"Spells out the Word of Itself, and Then Dispelling Itself": The Chaotics of Memory and the Ghost of the Novel in Jeff Noon's Falling out of Cars

By Wenaus, Andrew | Journal of the Fantastic in the Arts, Spring 2012 | Go to article overview

"Spells out the Word of Itself, and Then Dispelling Itself": The Chaotics of Memory and the Ghost of the Novel in Jeff Noon's Falling out of Cars


Wenaus, Andrew, Journal of the Fantastic in the Arts


CONTEMPORARY BRITISH NOVELIST AND PLAYWRIGHT JEFF NOON IS CELEBRATED for his startlingly original debut novel, Vurt (1993). Noon's stylistically masterful work of slipstream fiction reads like an explosive hybrid of Lewis Carroll, William Gibson, Elizabeth Smart, and a Warp Records release. Since Vurt, Noon has published six novels, a collection of short stories, stage and radio plays, an avant-garde/avant texte fiction, a hypertext writing game in collaboration with Steve Beard, and a hypertext fiction in partnership with Susanna Jones, Alison MacLeod, and William Shaw. Another collaboration resulted in Noon's 2010 story "Artwork 2058: Probability Cloud," published "at the request," he writes, "of Dominique Gonzalez-Foerster, to accompany her exhibition in the Tate Modern's Turbine Hall" (Noon, "Unilever"). More recently, Noon is posting atmospheric microstories on Twitter "set in Sparkletown, two years after the crash of the Digital Age" ("Aerials"). These experiments in form and intertexuality culminate in Noon's most recent full-length novel, Falling out of Cars (2002), likely his most eloquent piece of writing though arguably also his most difficult piece.

Falling out of Cars is characterized by a series of textual samples--many from the literary canon--mutated almost beyond recognition. The result is an intense sense of textual haunting and the uncanny. Reviews of the novel by Thomas L. Martin, John Berlyne, Claude Lalumiere, and others were largely enthusiastic, yet it did not generate the same explosive effect as Noon's Vurt quartet. Despite the praise from reviewers, academic critics such as Noon aficionado Andrew Butler remain silent regarding this novel. Val Gough's "A Crossbreed Loneliness? Jeff Noon's Feminist Cyberpunk" (2000) examines in impressive depth an apparent "feminist cyberpunk sensibility" in Noon's first four novels--a trajectory that she argues remains underdeveloped: "Noon's work shows that cyberpunk can begin to pursue the radical possibilities of feminist thinking. However, as long as cyberpunk's post-humanism occurs within a heterosexual matrix, its critique of existing social structures will remain necessarily limited" (Gough 126). Appearing two years after the publication of Gough's essay, Falling out of Cars, with its complex and sympathetic female narrator, would seem to fulfill those demands. Noon's self-evaluation of the novel is telling. In his notes concerning the novel, he writes: "I like to call Falling out of Cars a transcendental road novel. A journey through a strangely transformed, diseased, England.... [T]he quest is not the governing force behind the novel; these people are, to all intents and purposes, lost" ("Roots"). By designating the piece as a transcendental road novel, Noon is effectively suggesting that the work resides somewhere beyond or outside traditional narrative pathways; much like the characters in the novel, recognizable parameters of genre are lost. As the novel progresses, the conflation of the quest and the theme of loss intensifies to the point of implosion. Indeed, the reader gets the sense that the journey is progressing through a diseased England and, at once, the stages of loss and mourning.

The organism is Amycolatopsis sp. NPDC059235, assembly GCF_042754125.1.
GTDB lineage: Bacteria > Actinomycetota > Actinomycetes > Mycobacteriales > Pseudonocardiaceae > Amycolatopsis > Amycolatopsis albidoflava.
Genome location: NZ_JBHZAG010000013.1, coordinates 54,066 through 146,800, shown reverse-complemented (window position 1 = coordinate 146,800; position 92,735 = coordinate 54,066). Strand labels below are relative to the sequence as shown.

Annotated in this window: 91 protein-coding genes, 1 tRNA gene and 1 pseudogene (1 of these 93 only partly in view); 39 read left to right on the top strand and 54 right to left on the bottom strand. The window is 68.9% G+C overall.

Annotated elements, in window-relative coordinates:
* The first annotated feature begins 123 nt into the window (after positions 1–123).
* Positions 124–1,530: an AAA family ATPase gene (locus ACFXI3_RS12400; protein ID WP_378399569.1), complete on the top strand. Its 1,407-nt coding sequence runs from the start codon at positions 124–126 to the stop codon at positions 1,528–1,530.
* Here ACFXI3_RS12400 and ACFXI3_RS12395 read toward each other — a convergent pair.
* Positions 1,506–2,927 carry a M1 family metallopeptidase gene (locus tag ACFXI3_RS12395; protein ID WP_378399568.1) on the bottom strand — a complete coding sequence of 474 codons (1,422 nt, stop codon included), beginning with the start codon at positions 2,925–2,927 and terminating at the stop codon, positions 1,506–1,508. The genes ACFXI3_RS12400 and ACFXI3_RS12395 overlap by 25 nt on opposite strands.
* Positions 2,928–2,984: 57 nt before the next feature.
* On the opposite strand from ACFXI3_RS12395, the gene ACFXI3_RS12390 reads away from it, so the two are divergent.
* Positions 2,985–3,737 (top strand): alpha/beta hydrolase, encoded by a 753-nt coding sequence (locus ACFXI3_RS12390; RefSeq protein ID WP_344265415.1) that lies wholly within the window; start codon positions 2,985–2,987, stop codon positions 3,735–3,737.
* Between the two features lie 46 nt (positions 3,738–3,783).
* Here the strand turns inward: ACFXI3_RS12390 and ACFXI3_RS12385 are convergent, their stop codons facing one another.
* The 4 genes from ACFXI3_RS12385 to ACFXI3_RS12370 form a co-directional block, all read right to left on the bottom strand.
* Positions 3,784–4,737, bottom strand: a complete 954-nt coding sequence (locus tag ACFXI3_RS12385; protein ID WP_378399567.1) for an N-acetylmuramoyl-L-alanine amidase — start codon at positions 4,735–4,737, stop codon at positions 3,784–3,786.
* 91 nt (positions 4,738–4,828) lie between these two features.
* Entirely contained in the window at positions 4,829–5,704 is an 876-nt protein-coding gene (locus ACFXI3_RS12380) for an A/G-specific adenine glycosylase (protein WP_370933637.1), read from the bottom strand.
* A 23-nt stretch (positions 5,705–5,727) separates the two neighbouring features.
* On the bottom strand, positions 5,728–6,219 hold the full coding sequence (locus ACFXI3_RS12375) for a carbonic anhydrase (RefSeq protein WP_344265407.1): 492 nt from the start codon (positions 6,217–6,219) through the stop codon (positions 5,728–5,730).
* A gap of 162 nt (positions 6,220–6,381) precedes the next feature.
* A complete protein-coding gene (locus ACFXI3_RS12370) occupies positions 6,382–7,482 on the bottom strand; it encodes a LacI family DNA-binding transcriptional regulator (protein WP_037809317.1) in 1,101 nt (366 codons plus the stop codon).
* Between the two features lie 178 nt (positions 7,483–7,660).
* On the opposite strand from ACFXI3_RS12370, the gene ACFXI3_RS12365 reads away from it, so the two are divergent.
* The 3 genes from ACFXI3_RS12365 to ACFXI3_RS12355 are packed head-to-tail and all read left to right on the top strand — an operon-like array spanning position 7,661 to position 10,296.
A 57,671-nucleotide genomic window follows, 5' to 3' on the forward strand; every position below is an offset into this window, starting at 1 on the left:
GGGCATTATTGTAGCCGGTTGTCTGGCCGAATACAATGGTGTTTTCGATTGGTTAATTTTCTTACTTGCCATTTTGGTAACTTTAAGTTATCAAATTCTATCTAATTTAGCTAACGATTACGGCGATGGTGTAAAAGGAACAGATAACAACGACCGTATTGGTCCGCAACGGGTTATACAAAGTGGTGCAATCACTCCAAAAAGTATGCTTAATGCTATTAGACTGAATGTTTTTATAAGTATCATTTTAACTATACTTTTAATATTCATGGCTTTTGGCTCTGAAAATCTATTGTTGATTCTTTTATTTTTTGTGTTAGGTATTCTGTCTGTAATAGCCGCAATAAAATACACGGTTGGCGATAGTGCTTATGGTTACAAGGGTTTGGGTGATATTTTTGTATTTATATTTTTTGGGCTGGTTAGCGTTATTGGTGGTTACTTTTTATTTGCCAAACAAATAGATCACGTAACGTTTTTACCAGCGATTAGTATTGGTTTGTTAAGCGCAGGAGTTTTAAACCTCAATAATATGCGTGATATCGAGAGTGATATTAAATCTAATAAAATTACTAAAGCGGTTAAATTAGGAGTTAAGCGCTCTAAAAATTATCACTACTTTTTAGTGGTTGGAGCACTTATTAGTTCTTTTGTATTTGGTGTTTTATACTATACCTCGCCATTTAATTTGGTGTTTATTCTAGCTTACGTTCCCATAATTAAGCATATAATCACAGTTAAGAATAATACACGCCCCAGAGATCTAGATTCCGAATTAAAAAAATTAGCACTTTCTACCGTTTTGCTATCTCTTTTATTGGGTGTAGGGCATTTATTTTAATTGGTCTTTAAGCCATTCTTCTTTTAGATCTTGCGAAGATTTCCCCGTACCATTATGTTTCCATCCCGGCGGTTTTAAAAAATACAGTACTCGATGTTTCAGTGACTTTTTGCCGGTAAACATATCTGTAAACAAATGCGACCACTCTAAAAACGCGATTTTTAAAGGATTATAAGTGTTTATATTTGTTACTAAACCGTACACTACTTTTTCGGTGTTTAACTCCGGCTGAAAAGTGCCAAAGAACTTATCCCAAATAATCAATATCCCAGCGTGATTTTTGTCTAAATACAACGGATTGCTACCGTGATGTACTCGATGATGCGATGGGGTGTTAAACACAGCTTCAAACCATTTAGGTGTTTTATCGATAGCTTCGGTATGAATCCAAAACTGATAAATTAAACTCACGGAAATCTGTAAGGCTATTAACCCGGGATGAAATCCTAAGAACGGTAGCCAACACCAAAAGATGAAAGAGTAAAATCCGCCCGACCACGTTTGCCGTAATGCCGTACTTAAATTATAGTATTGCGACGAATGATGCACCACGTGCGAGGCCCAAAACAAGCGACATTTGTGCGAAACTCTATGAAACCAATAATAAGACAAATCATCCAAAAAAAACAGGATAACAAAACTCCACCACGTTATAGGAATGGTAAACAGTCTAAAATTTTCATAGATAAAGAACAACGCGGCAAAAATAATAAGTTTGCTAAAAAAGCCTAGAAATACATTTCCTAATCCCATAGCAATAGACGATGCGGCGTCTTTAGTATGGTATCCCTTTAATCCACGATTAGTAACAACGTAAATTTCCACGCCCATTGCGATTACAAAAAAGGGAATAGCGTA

The difficulty of Falling out of Cars is at once its appeal. The piece is, as Berlyne notes, "plotless"--at least in the traditional sense of plot. The intertextual references in the novel are abundant; the fragmented nature of the work evokes Carroll, Borges, Nabokov, Beckett, Woolf, Kerouac, Kafka, and others. Yet this intertextuality is dreamlike and constantly morphing. Evocative of the repetitive/cyclical narrative and growing distortion of Robbe-Grillet's Dans le labyrinthe/In the Labyrinth (1959), Noon's use of environmental noise as understood in information theory serves as a metaphor for the emotional state of loss. Yet, despite the turbulent subject matter, the narrative of Falling out of Cars is executed with tranquility and control. While much of Noon's earlier work balances melancholy and elegy with humor, Falling out of Cars almost exclusively expresses a sense of quietude, sadness, and meditation. …

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